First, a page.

and I think lower end is kind of a misnomer... these are not Celerons or anything, but neither are they "enthusiast" ships (those would be the recently release Sandy Bridge - E chips). They are essentially the next progression from Sandy Bridge... that is to say they will be better than sandy bridge, but priced approximately the same, but they won't be as powerful as the SB-E which is priced WAY above these.
And Intel's current release schedule (attempted anyways) is to have a new chip out each year... the next chip (Ivy Bridge) is scheduled to be a die shrink, which will bring power consumption down and increase efficiency is called a "Tick" and the current chip (Sandy Bridge) is a new micro architecture using the previous manufacturing process (read die shrink) and is called a "Tock."
The tock is where the new features and bigger increase in power will come where the tick is more of a minor change, but the die shrink inherently increases performance and efficiency...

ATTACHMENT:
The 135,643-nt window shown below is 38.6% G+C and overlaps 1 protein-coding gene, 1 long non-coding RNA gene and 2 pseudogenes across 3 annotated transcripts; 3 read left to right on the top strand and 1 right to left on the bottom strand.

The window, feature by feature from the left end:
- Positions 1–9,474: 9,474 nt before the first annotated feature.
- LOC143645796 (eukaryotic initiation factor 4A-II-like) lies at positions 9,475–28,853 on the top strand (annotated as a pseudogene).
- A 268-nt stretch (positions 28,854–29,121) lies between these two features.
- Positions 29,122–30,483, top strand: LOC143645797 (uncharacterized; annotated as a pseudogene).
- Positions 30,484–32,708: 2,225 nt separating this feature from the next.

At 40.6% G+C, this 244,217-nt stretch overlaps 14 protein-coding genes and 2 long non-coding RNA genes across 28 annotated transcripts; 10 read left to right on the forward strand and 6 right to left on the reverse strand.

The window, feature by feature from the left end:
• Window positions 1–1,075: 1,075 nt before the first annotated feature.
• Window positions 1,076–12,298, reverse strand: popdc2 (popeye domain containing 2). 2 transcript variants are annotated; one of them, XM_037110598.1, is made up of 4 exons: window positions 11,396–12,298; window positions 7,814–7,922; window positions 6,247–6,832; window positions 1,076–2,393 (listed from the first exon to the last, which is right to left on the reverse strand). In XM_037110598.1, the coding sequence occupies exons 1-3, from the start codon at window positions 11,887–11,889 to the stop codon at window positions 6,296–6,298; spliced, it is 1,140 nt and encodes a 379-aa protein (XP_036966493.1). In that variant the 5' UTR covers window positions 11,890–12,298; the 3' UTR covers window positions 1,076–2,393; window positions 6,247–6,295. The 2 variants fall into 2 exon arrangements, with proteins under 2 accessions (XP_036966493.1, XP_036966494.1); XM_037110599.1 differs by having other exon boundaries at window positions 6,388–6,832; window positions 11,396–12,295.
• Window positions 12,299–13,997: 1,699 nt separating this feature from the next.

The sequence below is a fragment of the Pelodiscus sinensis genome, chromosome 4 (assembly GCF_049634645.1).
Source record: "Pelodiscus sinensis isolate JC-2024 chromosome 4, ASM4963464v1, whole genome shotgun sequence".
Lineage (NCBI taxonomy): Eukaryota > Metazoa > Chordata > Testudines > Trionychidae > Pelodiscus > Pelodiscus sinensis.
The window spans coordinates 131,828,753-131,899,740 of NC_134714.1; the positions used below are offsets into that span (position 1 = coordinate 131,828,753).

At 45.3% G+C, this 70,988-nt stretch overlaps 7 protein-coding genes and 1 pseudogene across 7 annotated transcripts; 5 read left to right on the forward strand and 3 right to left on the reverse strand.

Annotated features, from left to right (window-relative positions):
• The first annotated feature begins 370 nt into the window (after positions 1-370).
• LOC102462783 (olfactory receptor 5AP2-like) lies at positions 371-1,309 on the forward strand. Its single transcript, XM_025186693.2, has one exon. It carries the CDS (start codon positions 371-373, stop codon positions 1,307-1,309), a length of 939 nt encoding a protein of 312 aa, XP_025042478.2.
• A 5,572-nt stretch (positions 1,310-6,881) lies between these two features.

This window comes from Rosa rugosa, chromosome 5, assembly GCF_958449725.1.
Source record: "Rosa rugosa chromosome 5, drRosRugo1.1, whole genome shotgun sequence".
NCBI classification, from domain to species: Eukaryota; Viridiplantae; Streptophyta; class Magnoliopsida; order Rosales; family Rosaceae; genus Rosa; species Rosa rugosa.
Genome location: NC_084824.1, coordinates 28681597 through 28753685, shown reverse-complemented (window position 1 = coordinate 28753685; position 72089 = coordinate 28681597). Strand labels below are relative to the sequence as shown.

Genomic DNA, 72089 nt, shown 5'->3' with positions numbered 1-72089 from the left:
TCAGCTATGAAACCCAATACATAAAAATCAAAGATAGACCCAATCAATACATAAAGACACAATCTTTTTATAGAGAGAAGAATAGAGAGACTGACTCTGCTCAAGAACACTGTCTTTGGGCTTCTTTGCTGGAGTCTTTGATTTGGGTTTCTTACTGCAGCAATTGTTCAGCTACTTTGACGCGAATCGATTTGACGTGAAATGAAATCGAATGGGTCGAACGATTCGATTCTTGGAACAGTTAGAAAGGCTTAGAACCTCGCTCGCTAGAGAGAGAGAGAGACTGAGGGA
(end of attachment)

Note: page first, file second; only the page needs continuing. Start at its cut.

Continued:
from the internal benchmarks that have leaked people can expect up to a 15% performance gain over sandy bridge... I think that's good for a tick and I have my dollars ready for purchase personally.. (though if I already had sandy bridge I wouldn't)
I think the CPU performance increase over Sandy Bridge will be relatively small, 6% (maybe a little more) since the architecture is pretty mature and Intel is focusing their attention on Haswell. The biggest improvement will be in the Intel HD 4000 graphics core which is expected to be around 60% faster than the Intel HD 3000. That should put somewhere in between a desktop Radeon HD 5550 and HD 5570.
I prefer to simply wait for "real" benchmarks rather than leaked benchmarks. I consider a 10% boost to be good which is inline with Intel's tick-tock and new architecture releases (usually ranges between 10% - 15%).